Hoodia is a spiny, succulent plant native to South Africa, where the indigenous San people have used it for hundreds of years to help ward off hunger and thirst on extended hunting trips.
Scientific studies have credited a steroidal glycoside termed P57AS3 (P57) as the active compound in Hoodia that gives the plant its appetite-suppressing properties.
Scientists report that P57 mimics the effects of glucose on nerve cells (neurons) in the brain – specifically, that P57 increases adenosine triphosphate (ATP) in the neurons of the hypothalamus. The hypothalamus is the “control center” of the brain that regulates thirst, appetite and temperature. When ATP levels increase, this signals to the hypothalamus that the body is satiated.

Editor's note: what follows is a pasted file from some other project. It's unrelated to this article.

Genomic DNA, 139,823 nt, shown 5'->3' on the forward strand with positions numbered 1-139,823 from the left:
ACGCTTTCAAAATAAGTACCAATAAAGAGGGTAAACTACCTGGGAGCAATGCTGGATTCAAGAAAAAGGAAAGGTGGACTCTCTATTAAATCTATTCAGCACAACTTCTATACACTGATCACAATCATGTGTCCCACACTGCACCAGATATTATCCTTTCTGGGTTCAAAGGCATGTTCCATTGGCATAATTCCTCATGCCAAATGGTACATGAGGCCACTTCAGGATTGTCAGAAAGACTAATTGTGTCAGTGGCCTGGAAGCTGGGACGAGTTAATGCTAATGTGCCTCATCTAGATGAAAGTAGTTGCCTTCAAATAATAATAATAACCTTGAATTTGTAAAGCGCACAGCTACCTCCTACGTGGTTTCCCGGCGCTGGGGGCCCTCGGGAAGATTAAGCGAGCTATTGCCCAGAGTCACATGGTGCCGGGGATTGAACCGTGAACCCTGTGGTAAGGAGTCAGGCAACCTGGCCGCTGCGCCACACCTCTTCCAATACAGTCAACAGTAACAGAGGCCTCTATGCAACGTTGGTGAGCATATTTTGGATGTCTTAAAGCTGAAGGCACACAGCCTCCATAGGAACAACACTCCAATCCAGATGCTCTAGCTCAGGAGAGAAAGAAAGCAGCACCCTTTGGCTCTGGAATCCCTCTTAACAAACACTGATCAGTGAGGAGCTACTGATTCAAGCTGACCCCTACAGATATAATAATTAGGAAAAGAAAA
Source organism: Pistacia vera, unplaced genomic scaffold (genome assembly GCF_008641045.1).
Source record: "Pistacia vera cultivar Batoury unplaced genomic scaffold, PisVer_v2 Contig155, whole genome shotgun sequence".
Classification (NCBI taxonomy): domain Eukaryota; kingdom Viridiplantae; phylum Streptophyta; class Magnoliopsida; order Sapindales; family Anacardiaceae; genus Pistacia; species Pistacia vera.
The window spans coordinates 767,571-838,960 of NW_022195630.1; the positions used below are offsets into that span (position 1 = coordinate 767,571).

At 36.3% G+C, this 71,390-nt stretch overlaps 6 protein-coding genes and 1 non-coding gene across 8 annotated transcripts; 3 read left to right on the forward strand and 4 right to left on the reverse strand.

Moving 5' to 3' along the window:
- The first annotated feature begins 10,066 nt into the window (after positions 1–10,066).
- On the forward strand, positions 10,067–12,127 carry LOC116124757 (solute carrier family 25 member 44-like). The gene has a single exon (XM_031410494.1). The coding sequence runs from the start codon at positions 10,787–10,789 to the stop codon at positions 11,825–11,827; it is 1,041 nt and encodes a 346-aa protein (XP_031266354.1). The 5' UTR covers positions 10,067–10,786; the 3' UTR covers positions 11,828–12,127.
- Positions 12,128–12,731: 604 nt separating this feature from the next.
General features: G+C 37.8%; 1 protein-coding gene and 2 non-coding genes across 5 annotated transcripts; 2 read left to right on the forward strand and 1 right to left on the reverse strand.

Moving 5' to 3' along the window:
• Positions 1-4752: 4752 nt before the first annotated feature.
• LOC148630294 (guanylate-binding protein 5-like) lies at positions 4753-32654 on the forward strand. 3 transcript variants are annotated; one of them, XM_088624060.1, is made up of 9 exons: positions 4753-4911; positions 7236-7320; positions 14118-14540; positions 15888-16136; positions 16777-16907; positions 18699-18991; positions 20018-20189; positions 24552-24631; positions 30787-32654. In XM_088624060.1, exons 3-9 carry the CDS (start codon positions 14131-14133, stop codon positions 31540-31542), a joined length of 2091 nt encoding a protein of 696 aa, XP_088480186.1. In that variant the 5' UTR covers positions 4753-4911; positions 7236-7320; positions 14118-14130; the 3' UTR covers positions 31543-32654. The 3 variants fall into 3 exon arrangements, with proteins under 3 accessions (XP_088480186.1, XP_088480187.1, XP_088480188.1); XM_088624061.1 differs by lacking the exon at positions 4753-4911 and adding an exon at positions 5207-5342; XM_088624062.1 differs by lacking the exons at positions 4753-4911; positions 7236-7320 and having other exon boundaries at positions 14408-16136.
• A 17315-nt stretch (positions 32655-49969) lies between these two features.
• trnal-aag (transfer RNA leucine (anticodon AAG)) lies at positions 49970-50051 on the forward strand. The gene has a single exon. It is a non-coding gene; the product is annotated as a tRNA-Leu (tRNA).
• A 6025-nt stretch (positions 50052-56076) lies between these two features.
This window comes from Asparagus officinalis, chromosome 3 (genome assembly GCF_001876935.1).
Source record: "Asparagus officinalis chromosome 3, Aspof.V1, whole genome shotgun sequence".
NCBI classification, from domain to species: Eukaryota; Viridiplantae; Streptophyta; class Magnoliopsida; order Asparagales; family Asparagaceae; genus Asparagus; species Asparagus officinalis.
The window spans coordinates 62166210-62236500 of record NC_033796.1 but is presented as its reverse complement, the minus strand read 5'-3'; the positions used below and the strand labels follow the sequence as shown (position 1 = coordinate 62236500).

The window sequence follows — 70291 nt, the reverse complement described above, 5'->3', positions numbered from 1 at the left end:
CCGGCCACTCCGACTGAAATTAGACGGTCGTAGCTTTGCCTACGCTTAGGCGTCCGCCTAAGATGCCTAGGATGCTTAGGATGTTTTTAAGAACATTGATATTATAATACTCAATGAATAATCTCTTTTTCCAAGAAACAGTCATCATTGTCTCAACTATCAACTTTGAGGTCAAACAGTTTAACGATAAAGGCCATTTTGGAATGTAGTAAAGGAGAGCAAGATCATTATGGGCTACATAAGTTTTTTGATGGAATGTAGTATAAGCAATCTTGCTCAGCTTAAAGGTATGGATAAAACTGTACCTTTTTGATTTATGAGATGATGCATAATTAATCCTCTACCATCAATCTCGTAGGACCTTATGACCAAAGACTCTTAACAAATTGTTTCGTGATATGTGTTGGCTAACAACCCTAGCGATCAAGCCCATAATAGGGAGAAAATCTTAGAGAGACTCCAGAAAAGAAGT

A study conducted at the Hallett Center for Diabetes and Endocrinology at Brown Medical School demonstrated that P57 raised ATP content in the hypothalamic neurons by 50-150% and decreased 24-hour food intake by 40-60%.
Hoodia is not a stimulant and does not cause jitters, palpitations, racing heartbeat, or sleeplessness.